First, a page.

All exits are unnumbered. The entire route is in Columbia, Richland County.


I-26 / US 76 west to I-20 – Charleston, Spartanburg, Augusta, Florence
Western terminus; western end of US 76 concurrency; I-20 exit 64; I-26 exit 108
0.8011.289Colonial Life Boulevard to Bush River RoadWestbound exit and eastbound entrance
1.8502.977Greystone Boulevard – Riverbanks Zoo

US 21 south / US 176 east / US 321 south (Huger Street)
Western end of US 21/US 176/US 321 concurrency

US 21 north / US 76 east / US 176 west / US 321 north / Gadsden Street
Eastern terminus; eastern end of US 21/US 176/US 321 and US 76 concurrencies
1.000 mi = 1.609 km; 1.000 km = 0.621 mi

Interstate 126 Business[edit]

Interstate 126 Business marker

Interstate 126 Business

LocationColumbia, South Carolina
Length0.9 mi[13] (1,400 m)

Interstate 126 Business (I-126 Bus) was a boulevard-grade business spur of I-126 along Elmwood Avenue between Huger Street and Bull Street in concurrence with US 21/US 76/US 176/US 321. The route was never marked on state, county, or city highway maps.[citation needed] Signage proliferated along the westbound route in the late 1970s from Bull Street to Assembly Street. These signs were added with a major signage overhaul on Elmwood Avenue around 1978 when US 21/US 176/US 321 were moved from Assembly Street to Huger Street, SC 215 was removed from the route and SC 48 was extended up Assembly Street to Elmwood Avenue. However, by 2000, only one sign remained, and this was gone by the mid-2000s. At some point,[when?] I-126 absorbed part of the business spur from Huger Street to Gadsden Street. It is considered decommissioned as no current state or federal maps list it nor does any physical signage exist.

See also[edit]


  1. ^ "Table 2: Auxiliary Routes of the Dwight D. Eisenhower National System Of Interstate and Defense Highways as of December 31, 2018". Route Log and Finder List. Federal Highway Administration. 2018. Retrieved January 22, 2022.
  2. ^ a b "Highway Logmile Report: I-126". South Carolina Department of Transportation. December 14, 2020. Retrieved December 14, 2020.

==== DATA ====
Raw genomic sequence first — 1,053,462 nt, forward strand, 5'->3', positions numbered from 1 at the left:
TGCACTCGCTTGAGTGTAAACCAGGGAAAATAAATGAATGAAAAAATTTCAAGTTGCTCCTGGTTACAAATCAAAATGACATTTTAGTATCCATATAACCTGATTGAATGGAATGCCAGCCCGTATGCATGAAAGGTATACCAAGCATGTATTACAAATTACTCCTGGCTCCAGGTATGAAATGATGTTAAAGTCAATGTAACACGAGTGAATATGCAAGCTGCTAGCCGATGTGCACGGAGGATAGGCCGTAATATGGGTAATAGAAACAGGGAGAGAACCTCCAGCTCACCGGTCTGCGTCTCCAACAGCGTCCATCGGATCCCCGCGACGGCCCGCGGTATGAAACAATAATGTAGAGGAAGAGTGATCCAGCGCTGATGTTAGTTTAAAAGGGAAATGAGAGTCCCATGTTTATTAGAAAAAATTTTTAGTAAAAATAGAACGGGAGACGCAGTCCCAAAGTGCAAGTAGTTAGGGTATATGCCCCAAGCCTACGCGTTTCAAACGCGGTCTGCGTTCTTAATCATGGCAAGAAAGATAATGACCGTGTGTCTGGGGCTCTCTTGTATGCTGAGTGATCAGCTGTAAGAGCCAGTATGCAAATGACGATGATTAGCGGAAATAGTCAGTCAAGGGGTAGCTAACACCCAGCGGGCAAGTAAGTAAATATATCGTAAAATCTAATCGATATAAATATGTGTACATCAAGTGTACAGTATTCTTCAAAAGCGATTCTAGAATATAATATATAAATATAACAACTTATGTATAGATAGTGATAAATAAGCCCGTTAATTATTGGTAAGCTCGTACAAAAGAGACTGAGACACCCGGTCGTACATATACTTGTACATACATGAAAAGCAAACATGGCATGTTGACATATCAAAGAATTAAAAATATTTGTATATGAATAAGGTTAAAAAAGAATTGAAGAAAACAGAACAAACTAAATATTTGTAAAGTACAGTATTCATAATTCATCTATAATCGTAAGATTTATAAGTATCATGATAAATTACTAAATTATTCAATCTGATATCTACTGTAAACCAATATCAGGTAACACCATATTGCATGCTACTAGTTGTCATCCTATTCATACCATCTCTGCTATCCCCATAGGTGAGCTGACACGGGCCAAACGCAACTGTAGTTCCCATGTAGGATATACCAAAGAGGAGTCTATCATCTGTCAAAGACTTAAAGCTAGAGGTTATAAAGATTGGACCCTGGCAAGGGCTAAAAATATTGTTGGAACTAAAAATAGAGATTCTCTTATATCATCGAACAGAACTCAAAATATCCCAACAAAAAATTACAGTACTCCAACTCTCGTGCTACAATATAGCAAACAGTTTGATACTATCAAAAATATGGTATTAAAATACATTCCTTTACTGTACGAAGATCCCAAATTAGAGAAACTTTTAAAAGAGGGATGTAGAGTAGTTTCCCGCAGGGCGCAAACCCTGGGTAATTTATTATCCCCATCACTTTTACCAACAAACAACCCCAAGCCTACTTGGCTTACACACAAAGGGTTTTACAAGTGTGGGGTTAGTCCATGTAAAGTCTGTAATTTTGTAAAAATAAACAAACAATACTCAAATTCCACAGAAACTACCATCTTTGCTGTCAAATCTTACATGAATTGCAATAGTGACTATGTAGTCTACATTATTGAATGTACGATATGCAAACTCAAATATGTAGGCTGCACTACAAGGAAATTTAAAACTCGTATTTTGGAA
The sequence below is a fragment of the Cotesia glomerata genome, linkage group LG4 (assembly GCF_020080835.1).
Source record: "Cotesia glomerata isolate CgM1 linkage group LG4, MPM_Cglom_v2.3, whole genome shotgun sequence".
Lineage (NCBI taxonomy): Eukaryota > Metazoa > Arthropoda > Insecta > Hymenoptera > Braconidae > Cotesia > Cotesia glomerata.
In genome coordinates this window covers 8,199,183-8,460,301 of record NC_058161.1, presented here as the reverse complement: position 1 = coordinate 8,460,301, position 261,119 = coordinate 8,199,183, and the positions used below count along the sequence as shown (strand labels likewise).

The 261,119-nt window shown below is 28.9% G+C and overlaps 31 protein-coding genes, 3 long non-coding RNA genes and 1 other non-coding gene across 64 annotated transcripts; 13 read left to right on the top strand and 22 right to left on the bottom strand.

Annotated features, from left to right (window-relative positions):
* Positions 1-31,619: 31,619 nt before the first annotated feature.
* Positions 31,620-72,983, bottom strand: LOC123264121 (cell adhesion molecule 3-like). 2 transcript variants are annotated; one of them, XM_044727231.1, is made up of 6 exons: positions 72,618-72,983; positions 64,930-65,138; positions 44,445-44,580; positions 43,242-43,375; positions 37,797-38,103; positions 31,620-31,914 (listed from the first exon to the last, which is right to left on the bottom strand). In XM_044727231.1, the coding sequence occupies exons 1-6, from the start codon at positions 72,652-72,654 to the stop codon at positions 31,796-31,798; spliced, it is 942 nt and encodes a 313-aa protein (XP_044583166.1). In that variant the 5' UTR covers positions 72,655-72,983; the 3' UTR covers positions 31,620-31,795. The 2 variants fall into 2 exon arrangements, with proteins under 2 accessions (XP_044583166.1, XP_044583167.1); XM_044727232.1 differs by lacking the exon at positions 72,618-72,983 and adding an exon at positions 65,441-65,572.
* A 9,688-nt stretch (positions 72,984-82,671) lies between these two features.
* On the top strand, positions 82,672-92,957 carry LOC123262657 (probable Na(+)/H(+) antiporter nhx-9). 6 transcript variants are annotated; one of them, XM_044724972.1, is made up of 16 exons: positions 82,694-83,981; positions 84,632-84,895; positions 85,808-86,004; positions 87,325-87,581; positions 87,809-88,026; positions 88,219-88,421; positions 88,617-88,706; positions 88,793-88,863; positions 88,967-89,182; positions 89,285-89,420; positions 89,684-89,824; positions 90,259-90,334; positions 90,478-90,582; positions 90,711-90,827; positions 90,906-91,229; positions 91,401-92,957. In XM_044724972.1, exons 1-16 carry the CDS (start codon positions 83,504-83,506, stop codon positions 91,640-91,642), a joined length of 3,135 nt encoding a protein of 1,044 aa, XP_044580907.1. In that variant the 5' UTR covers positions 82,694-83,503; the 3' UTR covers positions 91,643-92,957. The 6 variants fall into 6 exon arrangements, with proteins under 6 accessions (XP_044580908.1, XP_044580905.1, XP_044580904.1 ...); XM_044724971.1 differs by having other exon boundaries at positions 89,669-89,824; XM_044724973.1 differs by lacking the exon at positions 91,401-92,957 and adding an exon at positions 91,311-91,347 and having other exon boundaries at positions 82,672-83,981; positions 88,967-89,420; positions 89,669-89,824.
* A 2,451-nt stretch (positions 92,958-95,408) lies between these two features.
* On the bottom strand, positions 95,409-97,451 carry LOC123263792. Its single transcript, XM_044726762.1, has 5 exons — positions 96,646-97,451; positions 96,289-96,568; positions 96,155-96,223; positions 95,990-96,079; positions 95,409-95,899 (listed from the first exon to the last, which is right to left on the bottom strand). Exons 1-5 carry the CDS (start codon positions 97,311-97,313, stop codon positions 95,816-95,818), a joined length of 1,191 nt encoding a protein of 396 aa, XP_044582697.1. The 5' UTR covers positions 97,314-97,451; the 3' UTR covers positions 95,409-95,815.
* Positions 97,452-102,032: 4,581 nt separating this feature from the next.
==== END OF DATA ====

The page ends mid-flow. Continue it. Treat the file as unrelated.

3. ^ Feit, Noah (September 22, 2020). "$1.6 billion Malfunction Junction makeover plan gets OK, and projected start date". The State. Retrieved January 22, 2022.
  4. ^ Google (January 22, 2022). "Interstate 126" (Map). Google Maps. Google. Retrieved January 22, 2022.
  5. ^ a b South Carolina Department of Transportation (2021). South Carolina Highways (PDF) (Map). Scale not given. Columbia, South Carolina: South Carolina Department of Transportation. Retrieved January 22, 2022. (As of January 1, 2021)
  6. ^ Beam, Adam (December 24, 2008). "City plans to name boulevard for MLK". The State. pp. A1, A10. Retrieved January 22, 2022 – via Newspapers.com.
  7. ^ "New Interstate 26's Final Line Opens Tuesday; Public Invited". The Columbia Record. May 13, 1961. p. 1A. Retrieved February 1, 2022 – via Newspapers.com.
  8. ^ "Ceremonies Officially Open Tri-Level Traffic Exchange". The State. May 17, 1961. p. 7A. Retrieved February 1, 2022 – via Newspapers.com.
  9. ^ "Agency severing link with jobs experiment". The State. December 7, 1984. p. 2C. Retrieved February 1, 2022 – via Newspapers.com.
  10. ^ General Highway Map, York County, South Carolina (PDF) (Map). Cartography by SCDOT. South Carolina Department of Transportation. 1963. Retrieved May 19, 2013.
  11. ^ Corvini, Margaret (April 19, 1986). "Lane change". The State. p. 1B. Retrieved January 22, 2022 – via Newspapers.com.
  12. ^ "Construction Phasing".
  13. ^ Google (May 19, 2013). "Overview map of I-126 Bus. (Columbia)" (Map). Google Maps. Google. Retrieved May 19, 2013.

External links[edit]